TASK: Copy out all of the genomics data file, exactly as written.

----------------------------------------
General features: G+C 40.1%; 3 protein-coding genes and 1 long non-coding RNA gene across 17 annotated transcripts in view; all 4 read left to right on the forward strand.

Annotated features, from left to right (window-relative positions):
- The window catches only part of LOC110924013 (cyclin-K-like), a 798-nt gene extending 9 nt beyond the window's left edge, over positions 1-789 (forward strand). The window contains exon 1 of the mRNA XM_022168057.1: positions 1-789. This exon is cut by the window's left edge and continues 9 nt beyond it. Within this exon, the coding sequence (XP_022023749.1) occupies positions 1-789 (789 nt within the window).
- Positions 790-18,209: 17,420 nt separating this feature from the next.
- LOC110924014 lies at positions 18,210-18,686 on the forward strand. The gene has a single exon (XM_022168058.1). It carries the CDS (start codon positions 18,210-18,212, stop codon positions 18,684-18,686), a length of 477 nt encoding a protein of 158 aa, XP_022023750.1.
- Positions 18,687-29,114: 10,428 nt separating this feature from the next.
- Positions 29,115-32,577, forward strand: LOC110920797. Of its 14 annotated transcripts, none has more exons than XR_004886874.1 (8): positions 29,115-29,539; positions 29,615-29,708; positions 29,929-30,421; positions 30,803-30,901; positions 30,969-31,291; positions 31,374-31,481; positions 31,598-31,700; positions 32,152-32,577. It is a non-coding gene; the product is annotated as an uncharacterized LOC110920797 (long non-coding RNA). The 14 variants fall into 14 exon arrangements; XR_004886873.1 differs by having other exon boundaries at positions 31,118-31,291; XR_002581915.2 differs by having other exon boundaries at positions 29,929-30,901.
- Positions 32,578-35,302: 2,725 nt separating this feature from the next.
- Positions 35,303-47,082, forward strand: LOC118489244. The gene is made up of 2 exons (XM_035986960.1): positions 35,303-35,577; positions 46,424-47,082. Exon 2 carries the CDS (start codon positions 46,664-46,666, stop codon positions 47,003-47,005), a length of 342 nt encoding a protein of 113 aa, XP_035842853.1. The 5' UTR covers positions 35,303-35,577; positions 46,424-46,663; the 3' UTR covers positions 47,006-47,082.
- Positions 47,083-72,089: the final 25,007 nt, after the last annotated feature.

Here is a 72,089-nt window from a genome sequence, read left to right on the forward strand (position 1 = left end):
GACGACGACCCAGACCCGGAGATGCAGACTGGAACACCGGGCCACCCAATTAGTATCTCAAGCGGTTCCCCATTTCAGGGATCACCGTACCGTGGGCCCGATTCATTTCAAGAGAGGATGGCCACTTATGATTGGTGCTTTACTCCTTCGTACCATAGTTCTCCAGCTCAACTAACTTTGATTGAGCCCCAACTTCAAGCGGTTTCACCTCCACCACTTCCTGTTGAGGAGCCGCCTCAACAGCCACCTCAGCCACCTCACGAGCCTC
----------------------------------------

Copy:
General features: G+C 40.1%; 3 protein-coding genes and 1 long non-coding RNA gene across 17 annotated transcripts in view; all 4 read left to right on the forward strand.

Annotated features, from left to right (window-relative positions):
- The window catches only part of LOC110924013 (cyclin-K-like), a 798-nt gene extending 9 nt beyond the window's left edge, over positions 1-789 (forward strand). The window contains exon 1 of the mRNA XM_022168057.1: positions 1-789. This exon is cut by the window's left edge and continues 9 nt beyond it. Within this exon, the coding sequence (XP_022023749.1) occupies positions 1-789 (789 nt within the window).
- Positions 790-18,209: 17,420 nt separating this feature from the next.
- LOC110924014 lies at positions 18,210-18,686 on the forward strand. The gene has a single exon (XM_022168058.1). It carries the CDS (start codon positions 18,210-18,212, stop codon positions 18,684-18,686), a length of 477 nt encoding a protein of 158 aa, XP_022023750.1.
- Positions 18,687-29,114: 10,428 nt separating this feature from the next.
- Positions 29,115-32,577, forward strand: LOC110920797. Of its 14 annotated transcripts, none has more exons than XR_004886874.1 (8): positions 29,115-29,539; positions 29,615-29,708; positions 29,929-30,421; positions 30,803-30,901; positions 30,969-31,291; positions 31,374-31,481; positions 31,598-31,700; positions 32,152-32,577. It is a non-coding gene; the product is annotated as an uncharacterized LOC110920797 (long non-coding RNA). The 14 variants fall into 14 exon arrangements; XR_004886873.1 differs by having other exon boundaries at positions 31,118-31,291; XR_002581915.2 differs by having other exon boundaries at positions 29,929-30,901.
- Positions 32,578-35,302: 2,725 nt separating this feature from the next.
- Positions 35,303-47,082, forward strand: LOC118489244. The gene is made up of 2 exons (XM_035986960.1): positions 35,303-35,577; positions 46,424-47,082. Exon 2 carries the CDS (start codon positions 46,664-46,666, stop codon positions 47,003-47,005), a length of 342 nt encoding a protein of 113 aa, XP_035842853.1. The 5' UTR covers positions 35,303-35,577; positions 46,424-46,663; the 3' UTR covers positions 47,006-47,082.
- Positions 47,083-72,089: the final 25,007 nt, after the last annotated feature.

Here is a 72,089-nt window from a genome sequence, read left to right on the forward strand (position 1 = left end):
GACGACGACCCAGACCCGGAGATGCAGACTGGAACACCGGGCCACCCAATTAGTATCTCAAGCGGTTCCCCATTTCAGGGATCACCGTACCGTGGGCCCGATTCATTTCAAGAGAGGATGGCCACTTATGATTGGTGCTTTACTCCTTCGTACCATAGTTCTCCAGCTCAACTAACTTTGATTGAGCCCCAACTTCAAGCGGTTTCACCTCCACCACTTCCTGTTGAGGAGCCGCCTCAACAGCCACCTCAGCCACCTCACGAGCCTC